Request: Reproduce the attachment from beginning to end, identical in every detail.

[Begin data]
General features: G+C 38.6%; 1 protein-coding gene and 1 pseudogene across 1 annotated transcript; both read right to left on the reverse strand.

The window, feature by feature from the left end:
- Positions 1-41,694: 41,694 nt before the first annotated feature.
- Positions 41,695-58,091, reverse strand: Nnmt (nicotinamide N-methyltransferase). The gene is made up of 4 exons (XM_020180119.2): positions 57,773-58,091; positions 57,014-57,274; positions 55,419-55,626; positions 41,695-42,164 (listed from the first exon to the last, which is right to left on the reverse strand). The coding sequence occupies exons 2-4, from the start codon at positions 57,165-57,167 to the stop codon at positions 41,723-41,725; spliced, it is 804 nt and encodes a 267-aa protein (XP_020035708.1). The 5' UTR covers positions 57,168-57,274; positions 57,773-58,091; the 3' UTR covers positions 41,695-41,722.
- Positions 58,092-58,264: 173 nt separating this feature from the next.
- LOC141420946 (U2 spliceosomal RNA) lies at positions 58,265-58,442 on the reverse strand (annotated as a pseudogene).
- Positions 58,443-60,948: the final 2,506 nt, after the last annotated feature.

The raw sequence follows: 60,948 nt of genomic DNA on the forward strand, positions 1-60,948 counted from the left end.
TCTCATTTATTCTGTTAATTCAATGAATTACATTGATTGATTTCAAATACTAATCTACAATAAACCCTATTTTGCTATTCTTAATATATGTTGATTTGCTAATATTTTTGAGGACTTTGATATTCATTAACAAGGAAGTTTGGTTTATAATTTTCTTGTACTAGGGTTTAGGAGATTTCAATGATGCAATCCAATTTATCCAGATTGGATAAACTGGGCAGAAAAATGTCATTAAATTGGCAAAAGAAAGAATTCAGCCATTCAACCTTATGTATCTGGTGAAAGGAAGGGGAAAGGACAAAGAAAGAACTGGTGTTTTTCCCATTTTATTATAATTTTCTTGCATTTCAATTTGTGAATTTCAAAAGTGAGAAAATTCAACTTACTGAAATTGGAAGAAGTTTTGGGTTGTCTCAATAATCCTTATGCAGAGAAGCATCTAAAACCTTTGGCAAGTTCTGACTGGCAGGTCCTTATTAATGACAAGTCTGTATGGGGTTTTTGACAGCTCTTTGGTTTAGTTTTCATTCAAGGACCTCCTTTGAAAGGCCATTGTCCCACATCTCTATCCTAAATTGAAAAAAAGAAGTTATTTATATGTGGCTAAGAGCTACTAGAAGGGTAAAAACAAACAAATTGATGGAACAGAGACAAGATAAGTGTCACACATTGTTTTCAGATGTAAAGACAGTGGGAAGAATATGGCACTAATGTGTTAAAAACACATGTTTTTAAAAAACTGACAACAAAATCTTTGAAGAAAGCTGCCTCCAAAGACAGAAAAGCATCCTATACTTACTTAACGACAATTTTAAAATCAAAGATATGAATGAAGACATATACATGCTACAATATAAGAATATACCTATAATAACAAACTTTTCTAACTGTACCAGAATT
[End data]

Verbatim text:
General features: G+C 38.6%; 1 protein-coding gene and 1 pseudogene across 1 annotated transcript; both read right to left on the reverse strand.

The window, feature by feature from the left end:
- Positions 1-41,694: 41,694 nt before the first annotated feature.
- Positions 41,695-58,091, reverse strand: Nnmt (nicotinamide N-methyltransferase). The gene is made up of 4 exons (XM_020180119.2): positions 57,773-58,091; positions 57,014-57,274; positions 55,419-55,626; positions 41,695-42,164 (listed from the first exon to the last, which is right to left on the reverse strand). The coding sequence occupies exons 2-4, from the start codon at positions 57,165-57,167 to the stop codon at positions 41,723-41,725; spliced, it is 804 nt and encodes a 267-aa protein (XP_020035708.1). The 5' UTR covers positions 57,168-57,274; positions 57,773-58,091; the 3' UTR covers positions 41,695-41,722.
- Positions 58,092-58,264: 173 nt separating this feature from the next.
- LOC141420946 (U2 spliceosomal RNA) lies at positions 58,265-58,442 on the reverse strand (annotated as a pseudogene).
- Positions 58,443-60,948: the final 2,506 nt, after the last annotated feature.

The raw sequence follows: 60,948 nt of genomic DNA on the forward strand, positions 1-60,948 counted from the left end.
TCTCATTTATTCTGTTAATTCAATGAATTACATTGATTGATTTCAAATACTAATCTACAATAAACCCTATTTTGCTATTCTTAATATATGTTGATTTGCTAATATTTTTGAGGACTTTGATATTCATTAACAAGGAAGTTTGGTTTATAATTTTCTTGTACTAGGGTTTAGGAGATTTCAATGATGCAATCCAATTTATCCAGATTGGATAAACTGGGCAGAAAAATGTCATTAAATTGGCAAAAGAAAGAATTCAGCCATTCAACCTTATGTATCTGGTGAAAGGAAGGGGAAAGGACAAAGAAAGAACTGGTGTTTTTCCCATTTTATTATAATTTTCTTGCATTTCAATTTGTGAATTTCAAAAGTGAGAAAATTCAACTTACTGAAATTGGAAGAAGTTTTGGGTTGTCTCAATAATCCTTATGCAGAGAAGCATCTAAAACCTTTGGCAAGTTCTGACTGGCAGGTCCTTATTAATGACAAGTCTGTATGGGGTTTTTGACAGCTCTTTGGTTTAGTTTTCATTCAAGGACCTCCTTTGAAAGGCCATTGTCCCACATCTCTATCCTAAATTGAAAAAAAGAAGTTATTTATATGTGGCTAAGAGCTACTAGAAGGGTAAAAACAAACAAATTGATGGAACAGAGACAAGATAAGTGTCACACATTGTTTTCAGATGTAAAGACAGTGGGAAGAATATGGCACTAATGTGTTAAAAACACATGTTTTTAAAAAACTGACAACAAAATCTTTGAAGAAAGCTGCCTCCAAAGACAGAAAAGCATCCTATACTTACTTAACGACAATTTTAAAATCAAAGATATGAATGAAGACATATACATGCTACAATATAAGAATATACCTATAATAACAAACTTTTCTAACTGTACCAGAATT